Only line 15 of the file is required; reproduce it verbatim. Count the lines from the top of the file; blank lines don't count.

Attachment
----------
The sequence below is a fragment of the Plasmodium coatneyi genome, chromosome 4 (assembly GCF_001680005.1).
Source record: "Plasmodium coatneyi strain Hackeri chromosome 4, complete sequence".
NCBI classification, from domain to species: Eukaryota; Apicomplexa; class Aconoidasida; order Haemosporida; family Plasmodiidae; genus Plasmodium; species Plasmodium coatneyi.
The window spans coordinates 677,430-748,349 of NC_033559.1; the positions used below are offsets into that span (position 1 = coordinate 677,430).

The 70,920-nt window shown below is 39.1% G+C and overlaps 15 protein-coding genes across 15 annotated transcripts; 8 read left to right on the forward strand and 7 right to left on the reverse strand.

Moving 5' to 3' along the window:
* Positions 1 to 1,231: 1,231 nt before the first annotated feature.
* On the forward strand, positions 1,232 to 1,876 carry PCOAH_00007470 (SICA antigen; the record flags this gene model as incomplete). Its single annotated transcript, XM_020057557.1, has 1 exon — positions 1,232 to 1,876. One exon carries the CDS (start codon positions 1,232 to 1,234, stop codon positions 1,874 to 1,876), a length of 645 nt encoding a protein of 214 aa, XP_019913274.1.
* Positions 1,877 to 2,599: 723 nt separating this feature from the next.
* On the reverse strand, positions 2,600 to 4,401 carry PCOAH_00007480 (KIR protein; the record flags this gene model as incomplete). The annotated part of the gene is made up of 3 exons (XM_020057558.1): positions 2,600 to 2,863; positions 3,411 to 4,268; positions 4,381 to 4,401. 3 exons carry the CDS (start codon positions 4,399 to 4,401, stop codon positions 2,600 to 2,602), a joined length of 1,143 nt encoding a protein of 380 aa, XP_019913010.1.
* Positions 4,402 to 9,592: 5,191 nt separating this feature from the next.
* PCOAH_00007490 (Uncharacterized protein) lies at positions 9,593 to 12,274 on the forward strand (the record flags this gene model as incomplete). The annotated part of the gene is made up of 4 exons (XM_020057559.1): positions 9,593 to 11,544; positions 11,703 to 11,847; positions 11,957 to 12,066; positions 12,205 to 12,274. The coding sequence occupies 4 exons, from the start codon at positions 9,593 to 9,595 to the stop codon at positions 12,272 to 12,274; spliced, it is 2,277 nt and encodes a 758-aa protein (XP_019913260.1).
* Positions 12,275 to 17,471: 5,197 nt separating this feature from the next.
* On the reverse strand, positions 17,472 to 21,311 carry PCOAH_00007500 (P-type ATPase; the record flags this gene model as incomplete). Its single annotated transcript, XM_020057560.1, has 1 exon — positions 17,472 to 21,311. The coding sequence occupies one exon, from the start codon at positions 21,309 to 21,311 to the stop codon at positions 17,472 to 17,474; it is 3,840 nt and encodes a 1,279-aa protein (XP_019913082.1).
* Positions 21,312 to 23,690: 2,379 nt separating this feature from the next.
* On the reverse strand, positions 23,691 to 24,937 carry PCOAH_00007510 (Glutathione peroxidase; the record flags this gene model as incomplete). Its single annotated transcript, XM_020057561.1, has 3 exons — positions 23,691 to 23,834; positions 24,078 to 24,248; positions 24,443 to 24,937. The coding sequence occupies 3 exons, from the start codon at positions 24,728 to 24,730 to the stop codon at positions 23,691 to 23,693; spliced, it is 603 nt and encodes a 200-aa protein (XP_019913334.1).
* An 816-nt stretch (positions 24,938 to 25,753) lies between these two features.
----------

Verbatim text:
* Positions 21,312 to 23,690: 2,379 nt separating this feature from the next.